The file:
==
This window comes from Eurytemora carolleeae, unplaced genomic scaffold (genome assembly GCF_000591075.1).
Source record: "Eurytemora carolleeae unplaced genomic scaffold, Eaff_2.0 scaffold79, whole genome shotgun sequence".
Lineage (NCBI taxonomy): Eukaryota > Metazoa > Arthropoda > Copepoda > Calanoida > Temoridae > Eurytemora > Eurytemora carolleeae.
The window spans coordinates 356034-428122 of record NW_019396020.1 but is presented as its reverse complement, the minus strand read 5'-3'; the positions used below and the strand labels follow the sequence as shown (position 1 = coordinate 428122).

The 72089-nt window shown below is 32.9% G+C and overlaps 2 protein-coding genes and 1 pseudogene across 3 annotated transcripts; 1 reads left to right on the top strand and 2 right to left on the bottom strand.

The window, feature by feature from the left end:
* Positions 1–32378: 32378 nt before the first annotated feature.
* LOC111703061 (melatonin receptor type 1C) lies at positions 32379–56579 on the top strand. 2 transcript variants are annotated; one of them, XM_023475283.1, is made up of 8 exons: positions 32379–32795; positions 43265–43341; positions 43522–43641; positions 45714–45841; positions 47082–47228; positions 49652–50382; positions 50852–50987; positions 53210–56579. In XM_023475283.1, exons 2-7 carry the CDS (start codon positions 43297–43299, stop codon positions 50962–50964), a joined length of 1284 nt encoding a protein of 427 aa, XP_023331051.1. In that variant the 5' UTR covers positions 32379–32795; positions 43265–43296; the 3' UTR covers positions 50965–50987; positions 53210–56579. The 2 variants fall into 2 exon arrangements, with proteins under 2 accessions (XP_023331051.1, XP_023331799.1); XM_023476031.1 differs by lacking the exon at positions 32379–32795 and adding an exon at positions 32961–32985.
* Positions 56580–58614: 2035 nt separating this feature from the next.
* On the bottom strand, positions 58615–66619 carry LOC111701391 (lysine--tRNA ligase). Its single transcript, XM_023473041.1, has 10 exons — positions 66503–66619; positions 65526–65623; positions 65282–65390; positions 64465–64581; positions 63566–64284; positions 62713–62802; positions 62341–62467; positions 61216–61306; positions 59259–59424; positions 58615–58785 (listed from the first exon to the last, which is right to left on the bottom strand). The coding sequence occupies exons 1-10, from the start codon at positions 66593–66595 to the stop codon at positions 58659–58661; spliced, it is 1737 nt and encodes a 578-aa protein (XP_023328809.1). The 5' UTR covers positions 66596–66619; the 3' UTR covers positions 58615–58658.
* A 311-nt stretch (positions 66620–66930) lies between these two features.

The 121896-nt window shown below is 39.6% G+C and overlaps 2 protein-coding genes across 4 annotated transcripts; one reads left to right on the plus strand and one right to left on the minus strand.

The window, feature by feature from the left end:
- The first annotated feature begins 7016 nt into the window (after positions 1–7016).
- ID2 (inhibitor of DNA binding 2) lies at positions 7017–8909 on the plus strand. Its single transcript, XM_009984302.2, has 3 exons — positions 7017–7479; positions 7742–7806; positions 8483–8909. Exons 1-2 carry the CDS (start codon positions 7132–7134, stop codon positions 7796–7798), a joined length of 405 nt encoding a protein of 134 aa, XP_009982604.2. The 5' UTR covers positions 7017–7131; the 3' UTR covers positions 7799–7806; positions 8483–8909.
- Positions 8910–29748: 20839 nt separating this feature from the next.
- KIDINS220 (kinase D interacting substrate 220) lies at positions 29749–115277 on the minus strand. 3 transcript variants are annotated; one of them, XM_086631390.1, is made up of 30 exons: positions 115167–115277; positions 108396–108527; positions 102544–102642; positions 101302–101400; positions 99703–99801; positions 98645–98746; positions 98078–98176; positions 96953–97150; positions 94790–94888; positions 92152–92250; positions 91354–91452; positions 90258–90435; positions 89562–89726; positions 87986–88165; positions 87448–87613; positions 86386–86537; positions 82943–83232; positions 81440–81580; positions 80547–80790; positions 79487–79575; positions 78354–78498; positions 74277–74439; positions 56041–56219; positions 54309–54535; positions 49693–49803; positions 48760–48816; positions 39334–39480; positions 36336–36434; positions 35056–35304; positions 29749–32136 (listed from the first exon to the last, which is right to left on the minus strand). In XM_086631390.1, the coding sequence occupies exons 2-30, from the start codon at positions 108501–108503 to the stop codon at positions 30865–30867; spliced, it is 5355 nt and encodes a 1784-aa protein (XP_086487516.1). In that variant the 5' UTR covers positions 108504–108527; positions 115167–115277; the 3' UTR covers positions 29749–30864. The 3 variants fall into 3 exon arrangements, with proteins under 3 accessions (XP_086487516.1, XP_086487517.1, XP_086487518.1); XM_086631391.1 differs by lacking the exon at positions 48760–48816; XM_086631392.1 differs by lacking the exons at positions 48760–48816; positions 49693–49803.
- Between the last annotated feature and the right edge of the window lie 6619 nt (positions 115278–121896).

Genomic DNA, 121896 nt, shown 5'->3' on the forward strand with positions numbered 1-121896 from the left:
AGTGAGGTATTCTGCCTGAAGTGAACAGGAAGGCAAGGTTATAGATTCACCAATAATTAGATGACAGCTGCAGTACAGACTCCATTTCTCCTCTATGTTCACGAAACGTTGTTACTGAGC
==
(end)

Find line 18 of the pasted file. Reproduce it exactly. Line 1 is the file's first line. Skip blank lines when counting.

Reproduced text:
- Between the last annotated feature and the right edge of the window lie 6619 nt (positions 115278–121896).